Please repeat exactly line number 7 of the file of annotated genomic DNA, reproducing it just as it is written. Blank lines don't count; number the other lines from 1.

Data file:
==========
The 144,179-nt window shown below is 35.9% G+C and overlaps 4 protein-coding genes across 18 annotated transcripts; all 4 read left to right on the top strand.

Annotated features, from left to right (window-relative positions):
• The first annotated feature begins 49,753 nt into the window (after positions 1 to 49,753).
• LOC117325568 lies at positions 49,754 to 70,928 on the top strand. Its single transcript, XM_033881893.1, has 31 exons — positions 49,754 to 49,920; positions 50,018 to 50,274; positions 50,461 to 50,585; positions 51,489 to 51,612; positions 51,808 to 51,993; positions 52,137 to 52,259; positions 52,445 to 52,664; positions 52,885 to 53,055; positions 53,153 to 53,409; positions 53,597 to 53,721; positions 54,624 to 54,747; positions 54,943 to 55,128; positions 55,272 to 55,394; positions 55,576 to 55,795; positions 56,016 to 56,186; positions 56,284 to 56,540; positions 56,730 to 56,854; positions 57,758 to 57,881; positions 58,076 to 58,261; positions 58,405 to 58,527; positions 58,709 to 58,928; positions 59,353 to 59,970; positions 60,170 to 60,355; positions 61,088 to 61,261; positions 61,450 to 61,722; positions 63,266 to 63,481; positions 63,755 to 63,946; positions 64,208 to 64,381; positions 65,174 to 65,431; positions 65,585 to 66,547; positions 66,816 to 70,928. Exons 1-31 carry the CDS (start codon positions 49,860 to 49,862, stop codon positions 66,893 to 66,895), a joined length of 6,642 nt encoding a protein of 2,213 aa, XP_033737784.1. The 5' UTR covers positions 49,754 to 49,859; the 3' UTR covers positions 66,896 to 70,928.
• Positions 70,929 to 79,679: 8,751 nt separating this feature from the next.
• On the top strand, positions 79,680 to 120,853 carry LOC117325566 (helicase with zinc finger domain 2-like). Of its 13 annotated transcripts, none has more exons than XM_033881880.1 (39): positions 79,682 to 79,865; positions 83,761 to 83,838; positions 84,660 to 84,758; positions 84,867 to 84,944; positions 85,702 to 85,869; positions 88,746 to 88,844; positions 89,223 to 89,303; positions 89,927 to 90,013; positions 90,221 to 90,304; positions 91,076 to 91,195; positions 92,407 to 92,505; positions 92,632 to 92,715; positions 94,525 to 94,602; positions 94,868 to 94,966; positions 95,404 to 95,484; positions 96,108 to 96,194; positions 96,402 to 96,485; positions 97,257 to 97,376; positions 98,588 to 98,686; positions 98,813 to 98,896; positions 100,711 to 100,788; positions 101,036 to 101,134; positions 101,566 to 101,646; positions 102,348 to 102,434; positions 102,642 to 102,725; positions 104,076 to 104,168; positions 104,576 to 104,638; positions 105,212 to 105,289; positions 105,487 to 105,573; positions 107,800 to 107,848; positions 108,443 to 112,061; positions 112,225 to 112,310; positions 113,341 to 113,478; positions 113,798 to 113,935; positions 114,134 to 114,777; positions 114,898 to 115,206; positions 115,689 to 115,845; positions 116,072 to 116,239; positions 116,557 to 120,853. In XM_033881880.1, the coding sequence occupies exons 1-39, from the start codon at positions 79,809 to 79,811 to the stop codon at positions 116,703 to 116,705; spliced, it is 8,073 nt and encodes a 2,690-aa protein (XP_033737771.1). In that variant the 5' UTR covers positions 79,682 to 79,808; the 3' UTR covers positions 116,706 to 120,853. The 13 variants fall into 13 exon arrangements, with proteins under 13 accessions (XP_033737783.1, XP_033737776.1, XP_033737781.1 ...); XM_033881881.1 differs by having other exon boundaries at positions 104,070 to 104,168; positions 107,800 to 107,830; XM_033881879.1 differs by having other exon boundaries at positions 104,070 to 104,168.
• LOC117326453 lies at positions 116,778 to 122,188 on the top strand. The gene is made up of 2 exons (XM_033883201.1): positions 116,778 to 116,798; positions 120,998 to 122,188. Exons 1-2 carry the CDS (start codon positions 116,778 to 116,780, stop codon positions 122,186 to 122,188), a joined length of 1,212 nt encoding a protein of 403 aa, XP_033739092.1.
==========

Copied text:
• LOC117326453 lies at positions 116,778 to 122,188 on the top strand. The gene is made up of 2 exons (XM_033883201.1): positions 116,778 to 116,798; positions 120,998 to 122,188. Exons 1-2 carry the CDS (start codon positions 116,778 to 116,780, stop codon positions 122,186 to 122,188), a joined length of 1,212 nt encoding a protein of 403 aa, XP_033739092.1.